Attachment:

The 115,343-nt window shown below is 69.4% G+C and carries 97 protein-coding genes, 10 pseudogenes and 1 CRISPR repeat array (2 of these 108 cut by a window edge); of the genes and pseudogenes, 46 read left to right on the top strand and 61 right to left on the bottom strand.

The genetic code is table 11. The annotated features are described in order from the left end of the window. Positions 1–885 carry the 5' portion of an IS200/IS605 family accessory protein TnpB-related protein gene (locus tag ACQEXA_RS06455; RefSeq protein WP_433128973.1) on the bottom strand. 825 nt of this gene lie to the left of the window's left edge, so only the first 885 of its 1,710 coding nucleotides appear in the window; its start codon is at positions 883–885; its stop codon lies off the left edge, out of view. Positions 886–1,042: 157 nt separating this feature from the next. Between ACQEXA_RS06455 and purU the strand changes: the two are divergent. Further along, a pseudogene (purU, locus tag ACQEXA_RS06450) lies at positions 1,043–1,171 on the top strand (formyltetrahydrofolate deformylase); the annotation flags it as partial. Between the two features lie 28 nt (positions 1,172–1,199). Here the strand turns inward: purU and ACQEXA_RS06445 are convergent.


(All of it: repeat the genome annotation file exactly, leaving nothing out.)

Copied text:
The 115,343-nt window shown below is 69.4% G+C and carries 97 protein-coding genes, 10 pseudogenes and 1 CRISPR repeat array (2 of these 108 cut by a window edge); of the genes and pseudogenes, 46 read left to right on the top strand and 61 right to left on the bottom strand.

The genetic code is table 11. The annotated features are described in order from the left end of the window. Positions 1–885 carry the 5' portion of an IS200/IS605 family accessory protein TnpB-related protein gene (locus tag ACQEXA_RS06455; RefSeq protein WP_433128973.1) on the bottom strand. 825 nt of this gene lie to the left of the window's left edge, so only the first 885 of its 1,710 coding nucleotides appear in the window; its start codon is at positions 883–885; its stop codon lies off the left edge, out of view. Positions 886–1,042: 157 nt separating this feature from the next. Between ACQEXA_RS06455 and purU the strand changes: the two are divergent. Further along, a pseudogene (purU, locus tag ACQEXA_RS06450) lies at positions 1,043–1,171 on the top strand (formyltetrahydrofolate deformylase); the annotation flags it as partial. Between the two features lie 28 nt (positions 1,172–1,199). Here the strand turns inward: purU and ACQEXA_RS06445 are convergent.